There are five main types of guitar
1. Classical/Spanish (Nylon strung)
2. Acoustic (Steel strung)
Generally the style of music you wish to play has a big input into which type of guitar you choose. So let’s list a few types of music and which I think would be the standard choice for that type of music. Remember though that there are no hard and fast rules to this.
1. Classical/Flamenco – Classical/Spanish.
2. Folk/Pop – Acoustic Steel Strung or Classical/Spanish.
3. Rock/Pop – Electric.
4. Blues – Electric or Acoustic depending on the sound you want.
5. Jazz – Semi-acoustic, electric or acoustic.
Price I think the first thing is to set yourself a budget and try and stick to it. If you’re just starting out there’s a fair chance you won’t really have much of a clue where you’re going to end up. You might start with an acoustic but realise after a few months that your heart really lies with electric or vice versa.
So, what’s the budget for a first guitar. Obviously this will change over time, Classical style are generally cheaper and start around the £50 mark. You should be able to get a good, playable steel strung acoustic guitar for around £100, if you can stretch to £150 you’d have more choice and the quality of budget instruments these days is much better than it was 20 years ago.
In general electrics are more expensive, but less than £250 should get you something good enough for a beginner that will take them through to intermediate level. You can get them for less if you shop around. But be warned, it could be false economy, if you don’t know what you’re doing.
Beginner electrics often come in a guitar/amp package. Some of these are a good buy, some less so. Take the advice of the guy in the shop. Sometimes you’ll come across a guy who is just a salesman, but mostly they actually want to please you so you keep coming back.
Which manufacturer? I’ve asked this as a question because guitars are like every other product. It’s very easy to get sucked into the ‘label’ culture. There are many mass produced guitars as well as hand made specials (which come with an associated price). My advice on manufacturers really though is that you shouldn’t put yourself in the position of not trying a guitar just because you’ve never heard of the make. Yes you’ve a good chance of getting a good guitar if you pick the usual Fender, Gibson, Yamaha, Takamine, Guild etc. but there is a much wider choice now of good guitars. So if you like the look of it, pick it up and give it a go. Also, don’t think that just because it’s expensive it’ll be fantastic. Sometimes you can get a really stunning guitar from the cheaper end just because things just happened to come together to make it better than average.
For your first guitar it’s a bit more tricky because the chances are you can’t actually play it. So what I’d recommend here is to listen to the advice of the salesman in the shop and then get him to actually play it for you then you can hear what it sounds like. Try not to be distracted by what he actually plays though. You need to listen to the sound the guitar is making so even if you don’t actually like the music being played listen to the noise that’s being made. If you don’t like the sound then don’t buy it. There’s such a wide range you will find something you like.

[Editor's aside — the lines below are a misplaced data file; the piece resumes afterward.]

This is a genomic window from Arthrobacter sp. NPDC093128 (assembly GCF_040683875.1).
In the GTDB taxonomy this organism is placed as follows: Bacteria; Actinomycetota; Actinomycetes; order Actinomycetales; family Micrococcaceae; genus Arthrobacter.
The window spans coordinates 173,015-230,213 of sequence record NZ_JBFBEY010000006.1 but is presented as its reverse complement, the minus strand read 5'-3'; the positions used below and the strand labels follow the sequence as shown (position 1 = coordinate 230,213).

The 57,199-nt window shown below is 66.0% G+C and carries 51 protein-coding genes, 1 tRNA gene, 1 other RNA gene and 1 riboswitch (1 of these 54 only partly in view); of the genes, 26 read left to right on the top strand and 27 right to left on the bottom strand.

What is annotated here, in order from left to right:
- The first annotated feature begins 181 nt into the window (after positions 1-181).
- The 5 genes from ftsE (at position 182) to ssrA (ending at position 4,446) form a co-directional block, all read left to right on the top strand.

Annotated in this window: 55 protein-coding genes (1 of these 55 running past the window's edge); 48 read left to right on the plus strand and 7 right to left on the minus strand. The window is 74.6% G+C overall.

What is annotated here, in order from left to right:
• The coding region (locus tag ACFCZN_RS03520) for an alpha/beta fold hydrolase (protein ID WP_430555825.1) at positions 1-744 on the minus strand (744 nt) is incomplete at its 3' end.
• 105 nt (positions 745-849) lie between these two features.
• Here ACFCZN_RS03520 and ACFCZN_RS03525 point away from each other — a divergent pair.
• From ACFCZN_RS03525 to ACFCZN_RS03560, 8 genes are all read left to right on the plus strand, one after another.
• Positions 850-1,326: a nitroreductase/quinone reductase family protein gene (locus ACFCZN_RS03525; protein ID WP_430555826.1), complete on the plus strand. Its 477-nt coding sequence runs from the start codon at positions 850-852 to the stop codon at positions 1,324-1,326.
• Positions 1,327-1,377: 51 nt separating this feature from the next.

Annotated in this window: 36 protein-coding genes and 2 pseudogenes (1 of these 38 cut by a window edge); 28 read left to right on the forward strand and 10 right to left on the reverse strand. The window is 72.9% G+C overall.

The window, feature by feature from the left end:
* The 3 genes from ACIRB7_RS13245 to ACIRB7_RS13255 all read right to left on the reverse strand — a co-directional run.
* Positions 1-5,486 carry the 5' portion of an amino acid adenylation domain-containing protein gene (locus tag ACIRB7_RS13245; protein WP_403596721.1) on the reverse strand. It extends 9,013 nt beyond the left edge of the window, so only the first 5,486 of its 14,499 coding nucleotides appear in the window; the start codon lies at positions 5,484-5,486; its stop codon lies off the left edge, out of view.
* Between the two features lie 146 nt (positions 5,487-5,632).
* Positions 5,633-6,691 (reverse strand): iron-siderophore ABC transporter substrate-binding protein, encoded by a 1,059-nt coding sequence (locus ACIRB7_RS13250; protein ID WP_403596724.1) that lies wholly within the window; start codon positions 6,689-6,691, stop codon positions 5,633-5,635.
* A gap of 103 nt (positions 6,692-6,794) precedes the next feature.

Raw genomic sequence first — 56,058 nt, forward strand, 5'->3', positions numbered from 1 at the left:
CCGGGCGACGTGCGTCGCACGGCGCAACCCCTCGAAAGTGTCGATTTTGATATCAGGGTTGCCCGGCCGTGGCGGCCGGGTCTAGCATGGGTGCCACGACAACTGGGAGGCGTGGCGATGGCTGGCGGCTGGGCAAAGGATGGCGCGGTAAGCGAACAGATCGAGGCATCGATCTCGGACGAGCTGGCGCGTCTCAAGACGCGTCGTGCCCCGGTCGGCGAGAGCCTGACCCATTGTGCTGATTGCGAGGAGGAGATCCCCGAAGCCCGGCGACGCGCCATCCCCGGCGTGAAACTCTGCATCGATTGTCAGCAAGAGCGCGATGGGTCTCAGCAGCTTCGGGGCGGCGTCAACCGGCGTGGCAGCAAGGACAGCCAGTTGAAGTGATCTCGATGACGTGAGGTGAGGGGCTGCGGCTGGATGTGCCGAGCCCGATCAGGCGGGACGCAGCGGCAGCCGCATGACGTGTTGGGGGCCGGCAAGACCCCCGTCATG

Things to look out for. On all types of guitar, look at the neck. Hold the thickest string down at the frets one and twelve. There should be a slight bow in the neck so the string has room to vibrate, if the string touches all the frets or if there’s a massive gap (3 to 4 mm etc) then the neck needs adjusting, pretty easy on an electric, bit harder on an acoustic.
Next hold the guitar so you are looking from the head end straight down towards the body with the strings facing towards the ceiling. Get the angle so that the body is slightly higher in your point of view than the head and you should see all the frets (the wires across the fingerboard) running parallel across the fretboard. If they’re not parallel and look wonky then the neck is twisted. If this is the case, choose another guitar, it’s not worth the effort trying to fix that.
If it’s an electric or an electro-acoustic, might sound obvious, but plug it in, try all the switches, turn all the knobs (playing a bit in between even if it’s one note) to make sure everything works. If it’s an electric guitar package make sure you try it through the amplifier that comes with the package (and again try all the switches etc, you might hate the sound of it, again false economy. You need to be inspired by your guitar, so the sound is very important.
Important Two things really, if you’re not sure, get someone who knows a bit about guitars to go with you. If you don’t have anyone then ask me for advice (you never know, I might even offer to go with you).
Unless you know what you’re doing I’d advise against buying from the internet. Again general quality is much better than it used to be, but you can get two examples of exactly the same guitar, love one and hate the other so always best to go to a shop. Plus after sales service is easier.
Where can I buy one. As I said earlier, the internet isn’t really the place as you need to try it before you buy. So, local shops near Chelmsford. No specific recommendations, just ones I know about, there may be more. Exact location is a mere google search away.
Allegro in the High Street
Dace in Broomfield Road
Professional Music Technology
Holiday Music (also strings direct – good internet site to get strings from) massive range from well under £100 to well over £2000 so take your pick.